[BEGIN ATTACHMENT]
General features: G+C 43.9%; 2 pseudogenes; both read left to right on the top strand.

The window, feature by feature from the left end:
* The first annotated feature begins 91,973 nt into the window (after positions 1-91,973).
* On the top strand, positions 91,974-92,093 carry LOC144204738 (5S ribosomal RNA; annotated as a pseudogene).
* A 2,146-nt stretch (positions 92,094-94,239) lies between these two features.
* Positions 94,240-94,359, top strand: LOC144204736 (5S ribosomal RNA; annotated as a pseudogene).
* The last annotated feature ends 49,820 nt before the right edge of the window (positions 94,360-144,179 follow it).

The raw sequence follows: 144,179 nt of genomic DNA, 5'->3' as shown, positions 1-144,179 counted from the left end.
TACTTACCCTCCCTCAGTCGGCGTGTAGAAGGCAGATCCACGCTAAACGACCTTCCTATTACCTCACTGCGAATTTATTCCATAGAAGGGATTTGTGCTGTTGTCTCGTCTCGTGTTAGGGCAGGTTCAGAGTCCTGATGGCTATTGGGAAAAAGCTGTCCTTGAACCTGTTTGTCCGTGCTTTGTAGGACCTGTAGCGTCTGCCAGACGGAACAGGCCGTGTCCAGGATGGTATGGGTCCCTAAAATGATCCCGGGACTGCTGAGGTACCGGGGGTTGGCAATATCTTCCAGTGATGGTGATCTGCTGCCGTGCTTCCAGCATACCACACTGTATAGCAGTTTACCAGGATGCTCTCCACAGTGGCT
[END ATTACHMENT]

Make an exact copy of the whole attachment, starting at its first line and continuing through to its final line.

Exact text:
General features: G+C 43.9%; 2 pseudogenes; both read left to right on the top strand.

The window, feature by feature from the left end:
* The first annotated feature begins 91,973 nt into the window (after positions 1-91,973).
* On the top strand, positions 91,974-92,093 carry LOC144204738 (5S ribosomal RNA; annotated as a pseudogene).
* A 2,146-nt stretch (positions 92,094-94,239) lies between these two features.
* Positions 94,240-94,359, top strand: LOC144204736 (5S ribosomal RNA; annotated as a pseudogene).
* The last annotated feature ends 49,820 nt before the right edge of the window (positions 94,360-144,179 follow it).

The raw sequence follows: 144,179 nt of genomic DNA, 5'->3' as shown, positions 1-144,179 counted from the left end.
TACTTACCCTCCCTCAGTCGGCGTGTAGAAGGCAGATCCACGCTAAACGACCTTCCTATTACCTCACTGCGAATTTATTCCATAGAAGGGATTTGTGCTGTTGTCTCGTCTCGTGTTAGGGCAGGTTCAGAGTCCTGATGGCTATTGGGAAAAAGCTGTCCTTGAACCTGTTTGTCCGTGCTTTGTAGGACCTGTAGCGTCTGCCAGACGGAACAGGCCGTGTCCAGGATGGTATGGGTCCCTAAAATGATCCCGGGACTGCTGAGGTACCGGGGGTTGGCAATATCTTCCAGTGATGGTGATCTGCTGCCGTGCTTCCAGCATACCACACTGTATAGCAGTTTACCAGGATGCTCTCCACAGTGGCT